The Metropolitan Police has set up several channels of contact with the investigation team for anyone who can provide information about the case.
-Telephone 020 3276 9014
-Calls from outside the UK: 0044 9014 203 276
-Anonymous calls: 0800 555 111
-You can also contact us by email: firstname.lastname@example.org
-In all cases, please note that this is information about “Operation Amazon”.
About the author
Naji al-Ali was born in 1936 in the Palestinian village of Ash Shajara (Galilee).
In 1948, Ash Shajara was one of 480 villages destroyed in what is known as the ‘Nakba’, or catastrophe. The Nakba is the devastation of Palestine at the creation of the Israeli state. Palestinians lost more than half of their land, massacres took place, creating some 750,000 refugees. Naji al-Ali was 10 years old when he and his family were expelled from Palestine to the Ein Al-Hilweh refugee camp in Lebanon. In the early 1960s he emigrated to Kuwait.
In 1974 the civil war began in Lebanon and Naji al-Ali returned to join the Palestinian Fedayeen, entrenched in Beirut. When the PLO negotiated with Israel for the withdrawal of its army, the Lebanese Phalanges began the persecution of Palestinian refugees, culminating in the massacre of Sabra and Chatila, two camps outside Beirut. Naji al-Ali hid for six months in the tunnels of the city until he was finally able to escape to Kuwait.
From there he denounced the PLO leadership, claiming indirect responsibility for the Sabra and Chatila massacres. In response, the PLO leadership and several Arab newspapers organised a major press campaign against Nayi al-Ali, which took the form of public acts of repudiation. Eventually, he was expelled from Kuwait. No other Arab state was willing to accept him and he went into exile in London. (1)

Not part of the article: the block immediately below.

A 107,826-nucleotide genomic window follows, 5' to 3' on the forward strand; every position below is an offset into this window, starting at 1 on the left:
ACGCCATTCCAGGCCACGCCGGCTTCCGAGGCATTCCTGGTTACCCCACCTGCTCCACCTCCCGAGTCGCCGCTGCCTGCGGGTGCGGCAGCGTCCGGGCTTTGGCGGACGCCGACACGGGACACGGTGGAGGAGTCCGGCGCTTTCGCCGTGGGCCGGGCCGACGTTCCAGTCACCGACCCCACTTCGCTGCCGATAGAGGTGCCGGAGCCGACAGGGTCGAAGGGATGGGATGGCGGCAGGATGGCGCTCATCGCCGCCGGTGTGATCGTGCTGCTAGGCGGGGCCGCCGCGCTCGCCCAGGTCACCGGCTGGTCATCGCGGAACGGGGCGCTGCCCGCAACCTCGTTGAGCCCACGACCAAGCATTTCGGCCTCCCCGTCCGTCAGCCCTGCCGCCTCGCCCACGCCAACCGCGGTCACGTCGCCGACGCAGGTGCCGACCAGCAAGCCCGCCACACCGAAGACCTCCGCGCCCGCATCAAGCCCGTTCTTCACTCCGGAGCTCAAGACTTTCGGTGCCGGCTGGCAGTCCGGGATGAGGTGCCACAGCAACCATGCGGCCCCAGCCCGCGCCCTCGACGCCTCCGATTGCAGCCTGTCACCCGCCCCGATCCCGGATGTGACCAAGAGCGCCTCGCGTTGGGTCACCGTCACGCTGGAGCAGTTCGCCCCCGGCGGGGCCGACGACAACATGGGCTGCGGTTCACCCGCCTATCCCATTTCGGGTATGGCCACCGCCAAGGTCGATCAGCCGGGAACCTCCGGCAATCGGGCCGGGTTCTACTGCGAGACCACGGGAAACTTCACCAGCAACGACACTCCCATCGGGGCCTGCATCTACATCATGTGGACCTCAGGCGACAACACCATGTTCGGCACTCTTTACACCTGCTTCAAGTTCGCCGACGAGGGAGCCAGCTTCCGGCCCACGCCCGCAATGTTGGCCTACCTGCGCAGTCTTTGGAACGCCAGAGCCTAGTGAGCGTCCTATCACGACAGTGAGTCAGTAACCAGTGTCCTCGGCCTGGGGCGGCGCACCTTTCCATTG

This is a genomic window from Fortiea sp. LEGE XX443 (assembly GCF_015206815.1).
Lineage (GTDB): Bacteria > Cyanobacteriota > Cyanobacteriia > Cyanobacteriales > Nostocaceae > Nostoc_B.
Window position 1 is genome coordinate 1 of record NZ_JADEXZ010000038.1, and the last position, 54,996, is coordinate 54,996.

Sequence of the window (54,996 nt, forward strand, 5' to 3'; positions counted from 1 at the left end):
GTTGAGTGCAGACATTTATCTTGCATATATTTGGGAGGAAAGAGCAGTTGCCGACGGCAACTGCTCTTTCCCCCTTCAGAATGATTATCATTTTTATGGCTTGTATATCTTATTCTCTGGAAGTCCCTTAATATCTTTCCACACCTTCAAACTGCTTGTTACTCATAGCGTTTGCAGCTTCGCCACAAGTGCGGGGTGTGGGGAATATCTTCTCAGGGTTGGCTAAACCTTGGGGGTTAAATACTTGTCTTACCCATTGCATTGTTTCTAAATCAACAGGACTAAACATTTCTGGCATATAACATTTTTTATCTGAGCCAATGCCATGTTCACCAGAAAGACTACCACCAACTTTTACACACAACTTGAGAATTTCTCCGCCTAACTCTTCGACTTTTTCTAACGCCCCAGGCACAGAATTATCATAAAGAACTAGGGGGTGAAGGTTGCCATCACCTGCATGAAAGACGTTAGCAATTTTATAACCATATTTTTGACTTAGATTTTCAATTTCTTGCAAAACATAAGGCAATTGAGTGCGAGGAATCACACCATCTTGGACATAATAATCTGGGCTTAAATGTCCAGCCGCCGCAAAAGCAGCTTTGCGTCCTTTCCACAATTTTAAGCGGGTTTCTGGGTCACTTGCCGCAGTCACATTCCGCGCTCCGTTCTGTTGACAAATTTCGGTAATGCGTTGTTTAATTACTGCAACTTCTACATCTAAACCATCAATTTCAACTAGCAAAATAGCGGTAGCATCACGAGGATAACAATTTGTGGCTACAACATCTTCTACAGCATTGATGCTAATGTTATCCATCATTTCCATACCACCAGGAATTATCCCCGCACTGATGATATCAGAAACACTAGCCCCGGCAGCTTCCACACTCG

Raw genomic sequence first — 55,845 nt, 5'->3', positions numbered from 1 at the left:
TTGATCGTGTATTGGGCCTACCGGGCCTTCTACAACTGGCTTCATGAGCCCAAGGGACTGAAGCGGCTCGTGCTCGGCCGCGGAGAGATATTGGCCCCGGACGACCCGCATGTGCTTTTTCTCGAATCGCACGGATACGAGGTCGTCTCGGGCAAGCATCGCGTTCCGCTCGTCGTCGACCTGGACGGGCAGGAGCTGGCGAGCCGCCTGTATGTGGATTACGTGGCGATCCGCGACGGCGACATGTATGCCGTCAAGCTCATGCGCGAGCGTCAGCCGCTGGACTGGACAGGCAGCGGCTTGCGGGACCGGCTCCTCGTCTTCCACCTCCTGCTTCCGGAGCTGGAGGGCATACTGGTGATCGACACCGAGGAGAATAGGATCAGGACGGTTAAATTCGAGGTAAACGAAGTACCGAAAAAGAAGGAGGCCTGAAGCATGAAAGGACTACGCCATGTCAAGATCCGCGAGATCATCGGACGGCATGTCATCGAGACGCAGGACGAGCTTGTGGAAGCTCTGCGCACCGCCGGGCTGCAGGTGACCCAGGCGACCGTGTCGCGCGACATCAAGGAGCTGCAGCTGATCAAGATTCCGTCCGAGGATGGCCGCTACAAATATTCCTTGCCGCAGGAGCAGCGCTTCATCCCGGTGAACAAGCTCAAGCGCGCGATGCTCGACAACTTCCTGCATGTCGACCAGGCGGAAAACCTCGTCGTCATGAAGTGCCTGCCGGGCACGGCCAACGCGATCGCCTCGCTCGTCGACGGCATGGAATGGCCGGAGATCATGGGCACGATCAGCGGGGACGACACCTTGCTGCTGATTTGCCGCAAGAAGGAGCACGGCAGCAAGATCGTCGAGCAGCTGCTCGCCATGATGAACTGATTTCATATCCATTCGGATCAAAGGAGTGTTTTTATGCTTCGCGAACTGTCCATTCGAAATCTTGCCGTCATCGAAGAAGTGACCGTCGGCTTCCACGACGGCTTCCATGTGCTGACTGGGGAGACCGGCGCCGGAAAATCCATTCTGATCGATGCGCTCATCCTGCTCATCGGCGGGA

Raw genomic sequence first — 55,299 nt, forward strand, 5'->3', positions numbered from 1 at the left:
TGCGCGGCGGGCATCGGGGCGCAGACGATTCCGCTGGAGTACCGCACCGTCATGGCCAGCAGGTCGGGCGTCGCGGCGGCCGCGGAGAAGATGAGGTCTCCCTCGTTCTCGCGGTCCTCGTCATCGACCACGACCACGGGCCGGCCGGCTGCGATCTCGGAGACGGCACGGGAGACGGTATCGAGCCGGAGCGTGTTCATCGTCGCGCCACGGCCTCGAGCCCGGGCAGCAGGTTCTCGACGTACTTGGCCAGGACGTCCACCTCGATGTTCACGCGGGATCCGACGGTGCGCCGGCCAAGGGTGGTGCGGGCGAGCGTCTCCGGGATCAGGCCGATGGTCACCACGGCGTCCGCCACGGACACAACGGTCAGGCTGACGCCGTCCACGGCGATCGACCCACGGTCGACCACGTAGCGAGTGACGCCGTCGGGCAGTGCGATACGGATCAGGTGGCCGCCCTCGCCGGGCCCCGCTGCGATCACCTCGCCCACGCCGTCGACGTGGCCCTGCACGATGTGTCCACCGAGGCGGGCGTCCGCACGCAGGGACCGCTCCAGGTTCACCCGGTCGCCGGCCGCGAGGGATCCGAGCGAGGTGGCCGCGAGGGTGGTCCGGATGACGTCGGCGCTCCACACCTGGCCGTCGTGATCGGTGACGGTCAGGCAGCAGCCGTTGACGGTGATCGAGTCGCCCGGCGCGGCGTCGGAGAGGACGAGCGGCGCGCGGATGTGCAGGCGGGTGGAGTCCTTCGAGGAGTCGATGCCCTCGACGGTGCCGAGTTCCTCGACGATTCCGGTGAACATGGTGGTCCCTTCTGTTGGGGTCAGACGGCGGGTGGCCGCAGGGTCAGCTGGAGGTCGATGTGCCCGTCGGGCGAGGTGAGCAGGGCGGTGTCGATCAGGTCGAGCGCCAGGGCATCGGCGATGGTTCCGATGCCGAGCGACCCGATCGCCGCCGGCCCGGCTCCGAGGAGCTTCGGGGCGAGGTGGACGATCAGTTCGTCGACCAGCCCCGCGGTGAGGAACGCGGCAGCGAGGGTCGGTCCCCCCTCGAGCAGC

From 1975 until his death in 1987, Naji al-Ali drew numerous cartoons denouncing the situation of Palestinian refugees.
His character, Handala, always with his back to the viewer (played as a nod to those who turn their backs on Palestinian demands), symbolises the 10-year-old refugee boy he was and who became an icon for Palestinian refugees. To this day, he remains a powerful symbol of the Palestinian people’s struggle and resistance for justice and self-determination.
At the time of his assassination, it was claimed in the Middle East that he was killed as part of a campaign by the Palestine Liberation Organisation (PLO) to silence his critics in Europe and the Middle East, which the PLO denied.
His son Khalid al-Ali said:
“It is clear that many people were not happy with his cartoons throughout his career, from, obviously Israel to Arab leaders and governments, including Palestinian leaders.
“There were always threats, there were always problems with his drawings, but this didn’t stop him from continuing to draw.”
Al-Ali’s family remains convinced that the assassination may have been ordered by Yasser Arafat.
Related: Revisiting the great Palestinian cartoonist Naji al-Ali 30 years after his assassination by Jonathan Guyer.